Caption by: Sandra Vogel
Research In Motion (RIM) is no more, long live. The company that played a key part in the rise of the smartphone is looking to a new operating system and new branding to in which it has lately been languishing.
BlackBerry has bet the farm on the newand launched two handsets to spearhead its renaissance. The keyboard-equipped has yet to hit the market, but the touchscreen-only is available to buy in the UK now — from EE, O2, Vodafone, 3UK and Carphone Warehouse, among others.
The UK saw the first retail availability of the Z10 on 31 January, with BlackBerry's home territory Canada following on 5 February and the US having to wait until March.
The BlackBerry Z10 is a minimalist handset. Its 4.2-inch, high-resolution (1,280-by-760-pixel/355ppi) screen extends to the full width of the chassis, and has very small top and bottom frames. There are no front buttons, and only a couple elsewhere: the on/off switch sits in the middle of the top edge, and there's a volume rocker with a central mute button on the right-hand side (pressing and holding the mute key also initiates voice control). As far as connectors are concerned, the headset slot is on the top, while the left-hand side carries a Micro-USB port and a Micro-HDMI port.
The Z10 measures 65.6mm wide by 130mm deep by 9mm thick and weighs 137.5g (that's 2.58in. x 5.11in. x 0.35in. and 4.85 ounces if you prefer). That makes it noticeably bigger and heavier than the 4in. iPhone 5, whose vital statistics are 58.6mm wide by 123.8mm deep by 7.6mm thick and 112g (2.31in. x 4.87in. x 0.3in. and 3.95 ounces). Like the iPhone, the Z10 is available in both black and white — the latter being the more stylish livery, in our opinion.
The thin and flimsy textured backplate lifts to reveal MicroSD and Micro-SIM slots, and the removable 1,800mAh battery (which is rated for up to 10 hours talk time and 13 days on standby).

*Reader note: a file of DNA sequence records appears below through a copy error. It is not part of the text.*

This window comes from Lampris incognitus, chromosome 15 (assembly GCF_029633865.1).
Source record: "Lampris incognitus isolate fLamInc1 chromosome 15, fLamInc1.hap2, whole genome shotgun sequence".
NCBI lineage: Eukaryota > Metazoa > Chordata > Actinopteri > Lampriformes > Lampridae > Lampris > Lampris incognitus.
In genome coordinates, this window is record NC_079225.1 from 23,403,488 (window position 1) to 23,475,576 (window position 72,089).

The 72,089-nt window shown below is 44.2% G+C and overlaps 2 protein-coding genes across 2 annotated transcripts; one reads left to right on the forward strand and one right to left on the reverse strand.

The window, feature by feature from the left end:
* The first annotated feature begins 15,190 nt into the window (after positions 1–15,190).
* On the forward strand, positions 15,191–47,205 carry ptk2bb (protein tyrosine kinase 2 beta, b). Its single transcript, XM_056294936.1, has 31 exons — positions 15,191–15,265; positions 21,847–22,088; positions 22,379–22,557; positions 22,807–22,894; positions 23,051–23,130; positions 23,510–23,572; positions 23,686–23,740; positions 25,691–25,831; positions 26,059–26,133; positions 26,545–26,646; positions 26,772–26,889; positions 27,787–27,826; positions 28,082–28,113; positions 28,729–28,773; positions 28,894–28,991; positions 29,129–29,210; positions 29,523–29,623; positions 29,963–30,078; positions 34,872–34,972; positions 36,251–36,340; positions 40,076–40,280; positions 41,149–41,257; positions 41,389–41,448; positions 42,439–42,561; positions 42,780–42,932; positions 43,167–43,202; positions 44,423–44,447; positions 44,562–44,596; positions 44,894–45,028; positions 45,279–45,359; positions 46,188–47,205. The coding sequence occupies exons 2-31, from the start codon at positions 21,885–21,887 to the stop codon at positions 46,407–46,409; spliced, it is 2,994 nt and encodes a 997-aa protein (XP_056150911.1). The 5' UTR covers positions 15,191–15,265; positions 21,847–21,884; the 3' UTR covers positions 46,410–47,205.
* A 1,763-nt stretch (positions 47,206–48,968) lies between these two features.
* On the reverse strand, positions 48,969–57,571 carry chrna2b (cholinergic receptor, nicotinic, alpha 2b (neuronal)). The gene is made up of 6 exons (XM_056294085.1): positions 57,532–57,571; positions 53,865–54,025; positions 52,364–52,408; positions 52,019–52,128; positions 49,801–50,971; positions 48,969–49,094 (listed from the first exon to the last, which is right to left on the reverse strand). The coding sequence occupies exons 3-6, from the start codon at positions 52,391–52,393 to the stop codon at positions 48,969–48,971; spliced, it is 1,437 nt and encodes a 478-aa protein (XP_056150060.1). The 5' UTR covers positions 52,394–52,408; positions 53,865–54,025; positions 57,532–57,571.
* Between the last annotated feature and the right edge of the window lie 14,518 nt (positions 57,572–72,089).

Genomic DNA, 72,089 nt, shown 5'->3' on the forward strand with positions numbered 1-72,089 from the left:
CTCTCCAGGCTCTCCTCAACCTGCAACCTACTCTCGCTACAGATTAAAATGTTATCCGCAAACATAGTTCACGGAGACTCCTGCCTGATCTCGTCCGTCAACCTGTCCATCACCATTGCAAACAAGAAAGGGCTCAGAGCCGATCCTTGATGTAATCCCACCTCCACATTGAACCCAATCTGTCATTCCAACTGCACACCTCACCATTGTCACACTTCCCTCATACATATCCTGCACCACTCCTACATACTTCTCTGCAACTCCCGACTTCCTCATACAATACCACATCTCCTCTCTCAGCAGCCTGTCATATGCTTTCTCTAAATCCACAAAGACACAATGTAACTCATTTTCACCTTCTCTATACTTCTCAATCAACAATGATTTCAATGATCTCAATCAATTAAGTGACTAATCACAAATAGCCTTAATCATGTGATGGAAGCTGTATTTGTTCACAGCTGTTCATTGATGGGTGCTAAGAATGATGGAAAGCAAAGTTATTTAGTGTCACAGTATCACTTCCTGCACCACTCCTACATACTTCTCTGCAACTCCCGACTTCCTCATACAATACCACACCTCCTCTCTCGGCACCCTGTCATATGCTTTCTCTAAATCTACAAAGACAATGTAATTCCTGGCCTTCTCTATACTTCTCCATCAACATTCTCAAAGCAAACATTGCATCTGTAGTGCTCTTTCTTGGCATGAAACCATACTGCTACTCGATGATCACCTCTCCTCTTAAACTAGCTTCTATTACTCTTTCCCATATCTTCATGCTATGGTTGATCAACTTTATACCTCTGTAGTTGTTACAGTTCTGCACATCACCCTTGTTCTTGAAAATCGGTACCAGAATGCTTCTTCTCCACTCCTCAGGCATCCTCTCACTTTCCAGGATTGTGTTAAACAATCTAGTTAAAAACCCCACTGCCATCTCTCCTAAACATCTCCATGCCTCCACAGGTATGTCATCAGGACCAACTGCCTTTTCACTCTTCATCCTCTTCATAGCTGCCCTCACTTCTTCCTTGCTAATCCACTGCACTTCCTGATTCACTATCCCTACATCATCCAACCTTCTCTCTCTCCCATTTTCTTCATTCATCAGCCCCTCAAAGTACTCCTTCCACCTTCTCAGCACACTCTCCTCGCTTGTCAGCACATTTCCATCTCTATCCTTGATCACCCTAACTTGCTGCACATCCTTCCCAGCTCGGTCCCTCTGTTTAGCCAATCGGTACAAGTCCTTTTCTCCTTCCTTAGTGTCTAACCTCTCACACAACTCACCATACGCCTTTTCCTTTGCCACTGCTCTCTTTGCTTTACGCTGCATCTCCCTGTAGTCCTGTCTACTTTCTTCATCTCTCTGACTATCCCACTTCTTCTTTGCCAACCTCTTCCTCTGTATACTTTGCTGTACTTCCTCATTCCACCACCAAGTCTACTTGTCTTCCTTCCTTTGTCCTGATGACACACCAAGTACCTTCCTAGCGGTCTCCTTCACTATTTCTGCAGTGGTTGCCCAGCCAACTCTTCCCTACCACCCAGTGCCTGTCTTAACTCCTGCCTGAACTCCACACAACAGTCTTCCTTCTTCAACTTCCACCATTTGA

The plastic build is generally a little disappointing — more metal would have helped the aesthetics and made for a tougher handset. Still, it feels relatively comfortable in the hand, and slips neatly into a pocket.
The BlackBerry Z10 is powered by a dual-core 1.5GHz processor supported by 2GB of RAM. That's a generous memory complement, and a feature that no doubt contributes to the phone's very smooth performance. There is 16GB of internal storage, with extra capacity available via the MicroSD card slot.
The Z10 is the first BlackBerry handset to support LTE connectivity (bands 3, 7, 8 and 20 in our review unit; other SKUs have different configurations). Tri-band HSPA+ and quad-band GPRS/EDGE are also supported. We ran our Z10 on EE's 4G (LTE) network in the UK, which uses the 1800MHz band 3.
Bluetooth (4.0 LE), Wi-Fi (dual-band 802.11a/b/g/n) and GPS are all present, along with NFC. The usual array of sensors are also included: accelerometer, compass, proximity, gyroscope and ambient light sensor.
There are two cameras: a front-facing 2-megapixel fixed-focus unit with image and video stabilisation, capable of 720p HD video; and an 8-megapixel autofocus camera capable of 1080p full-HD video. The main camera also has a flash unit, image stabilisation, a backside illuminated sensor (for enhanced low light performance), a dedicated ISP and 64MB frame buffer, and supports a clever multi-shot feature called Time Shift (of which more later).